Retrospective Analysis of the Risk Factors and Pathogens Associated With Early-onset Ventilator-associated Pneumonia in Surgical-ICU Head-trauma Patients

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Early-onset ventilator associated pneumonia (EOVAP) are frequent in head-trauma patients, but specific risk factors are poorly studied in this population.


We conducted a retrospective cohort study in a surgical intensive care unit. Consecutive severe head-trauma patients admitted from January 2000 to December 2002 were studied. Microorganisms, and risks factors for EOVAP were analyzed.


During the 3-year period, 161 patients were studied; 21.1% of them developed an EOVAP. On univariate analysis 6 variables were associated with EOVAP: early enteral feeding, barbiturate use, immunosuppression, mean Simplified Acute Physiology Score 2, acute respiratory distress syndrome, and initial neurosurgery procedures. On multivariate analysis, enteral feeding >2000 Kcal before day 5 [odds ratio (OR): 0.33, 95% confidence interval (CI): 0.21-0.85] and initial neurosurgical procedure (OR: 0.36, 95% CI: 0.15-0.89) remained protective factors for EOVAP, whereas immunosuppression (OR: 7.15, 95% CI: 1.66-30.73) and barbiturate use (OR: 2.68, 95% CI: 1.06-6.80) remained risk factors for EOVAP. EOVAP was also significantly associated with a longer duration of mechanical ventilation (14.0 vs. 11.0 d, P=0.024), and a longer sedation duration (8.3 vs. 5.8 d P=0.005). Methicillin-susceptible Staphylococcus aureus was the most common pathogen involved in EOVAP (46%).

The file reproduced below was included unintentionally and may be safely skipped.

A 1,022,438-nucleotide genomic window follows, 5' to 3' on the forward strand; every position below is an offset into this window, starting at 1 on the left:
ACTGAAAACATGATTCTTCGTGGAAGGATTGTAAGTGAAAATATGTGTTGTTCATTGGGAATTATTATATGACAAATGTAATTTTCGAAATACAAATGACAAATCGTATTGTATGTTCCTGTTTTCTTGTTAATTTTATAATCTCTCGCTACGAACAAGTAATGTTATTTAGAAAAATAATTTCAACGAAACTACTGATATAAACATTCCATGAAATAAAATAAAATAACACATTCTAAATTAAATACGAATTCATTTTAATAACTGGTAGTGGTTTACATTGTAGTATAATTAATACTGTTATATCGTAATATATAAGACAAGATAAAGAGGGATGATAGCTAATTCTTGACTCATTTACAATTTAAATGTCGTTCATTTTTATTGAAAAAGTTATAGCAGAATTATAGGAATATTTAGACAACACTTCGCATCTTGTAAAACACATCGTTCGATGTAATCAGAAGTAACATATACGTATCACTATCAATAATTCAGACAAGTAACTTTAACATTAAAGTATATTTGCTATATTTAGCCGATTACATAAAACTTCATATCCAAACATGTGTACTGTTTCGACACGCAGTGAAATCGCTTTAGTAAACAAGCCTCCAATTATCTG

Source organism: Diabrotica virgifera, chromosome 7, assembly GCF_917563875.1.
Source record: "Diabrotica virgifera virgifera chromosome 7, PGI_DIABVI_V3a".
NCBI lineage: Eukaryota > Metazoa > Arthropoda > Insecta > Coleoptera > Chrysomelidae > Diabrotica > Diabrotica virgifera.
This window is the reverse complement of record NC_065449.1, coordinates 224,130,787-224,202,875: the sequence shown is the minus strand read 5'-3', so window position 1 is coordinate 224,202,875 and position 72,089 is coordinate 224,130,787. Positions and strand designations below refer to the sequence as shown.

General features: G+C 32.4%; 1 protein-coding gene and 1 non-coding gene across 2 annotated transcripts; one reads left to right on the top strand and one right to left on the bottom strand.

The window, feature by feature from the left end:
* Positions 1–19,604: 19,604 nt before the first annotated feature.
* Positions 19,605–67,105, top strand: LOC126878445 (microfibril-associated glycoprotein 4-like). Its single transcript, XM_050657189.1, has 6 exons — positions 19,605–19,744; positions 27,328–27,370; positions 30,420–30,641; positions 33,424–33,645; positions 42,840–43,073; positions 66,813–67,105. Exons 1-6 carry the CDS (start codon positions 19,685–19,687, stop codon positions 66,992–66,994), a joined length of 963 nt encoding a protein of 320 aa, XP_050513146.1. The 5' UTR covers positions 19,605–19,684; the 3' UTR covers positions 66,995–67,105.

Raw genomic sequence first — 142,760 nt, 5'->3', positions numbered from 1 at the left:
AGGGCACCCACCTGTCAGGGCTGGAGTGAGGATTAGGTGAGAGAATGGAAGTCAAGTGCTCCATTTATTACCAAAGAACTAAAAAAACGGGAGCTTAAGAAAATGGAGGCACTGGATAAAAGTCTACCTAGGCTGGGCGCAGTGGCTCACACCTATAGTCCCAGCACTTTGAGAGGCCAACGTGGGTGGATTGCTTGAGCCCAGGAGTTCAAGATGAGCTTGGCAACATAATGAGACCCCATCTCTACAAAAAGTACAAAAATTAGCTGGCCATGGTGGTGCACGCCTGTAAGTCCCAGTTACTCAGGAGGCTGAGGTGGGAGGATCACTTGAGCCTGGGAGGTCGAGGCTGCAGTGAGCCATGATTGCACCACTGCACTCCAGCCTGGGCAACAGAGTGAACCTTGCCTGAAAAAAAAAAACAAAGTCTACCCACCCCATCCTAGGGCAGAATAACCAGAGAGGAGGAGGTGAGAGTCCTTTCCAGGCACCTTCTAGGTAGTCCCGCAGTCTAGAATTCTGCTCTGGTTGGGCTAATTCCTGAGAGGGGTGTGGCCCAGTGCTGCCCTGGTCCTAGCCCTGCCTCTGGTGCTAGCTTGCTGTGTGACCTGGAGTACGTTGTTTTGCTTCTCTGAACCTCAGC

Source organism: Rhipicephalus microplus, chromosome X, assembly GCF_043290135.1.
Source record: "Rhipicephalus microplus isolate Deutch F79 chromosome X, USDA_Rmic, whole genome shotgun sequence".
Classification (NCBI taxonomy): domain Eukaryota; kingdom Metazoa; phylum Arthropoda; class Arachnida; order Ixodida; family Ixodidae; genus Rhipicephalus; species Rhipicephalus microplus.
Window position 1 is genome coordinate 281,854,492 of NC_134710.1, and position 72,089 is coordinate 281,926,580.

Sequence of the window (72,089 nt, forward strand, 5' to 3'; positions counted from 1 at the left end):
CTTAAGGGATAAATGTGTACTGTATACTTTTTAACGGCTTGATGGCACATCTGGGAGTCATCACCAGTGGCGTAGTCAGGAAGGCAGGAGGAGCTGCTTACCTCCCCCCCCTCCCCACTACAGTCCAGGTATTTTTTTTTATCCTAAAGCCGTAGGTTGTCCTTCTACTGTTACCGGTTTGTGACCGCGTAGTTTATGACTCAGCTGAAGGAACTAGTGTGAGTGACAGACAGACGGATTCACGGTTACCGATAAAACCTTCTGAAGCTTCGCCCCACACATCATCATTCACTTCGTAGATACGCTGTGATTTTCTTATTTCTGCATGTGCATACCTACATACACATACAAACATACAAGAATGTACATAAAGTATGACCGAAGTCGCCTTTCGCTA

We demonstrate for the first time that early enteral feeding is a protective factor for EOVAP, and this result could have clinical implications for the prevention of EOVAP after traumatic brain injury. This study also confirms that barbiturate use is an important risk factor of EOVAP whereas Methicillin-susceptible S. aureus was found to be the main pathogen involved in EOVAP.

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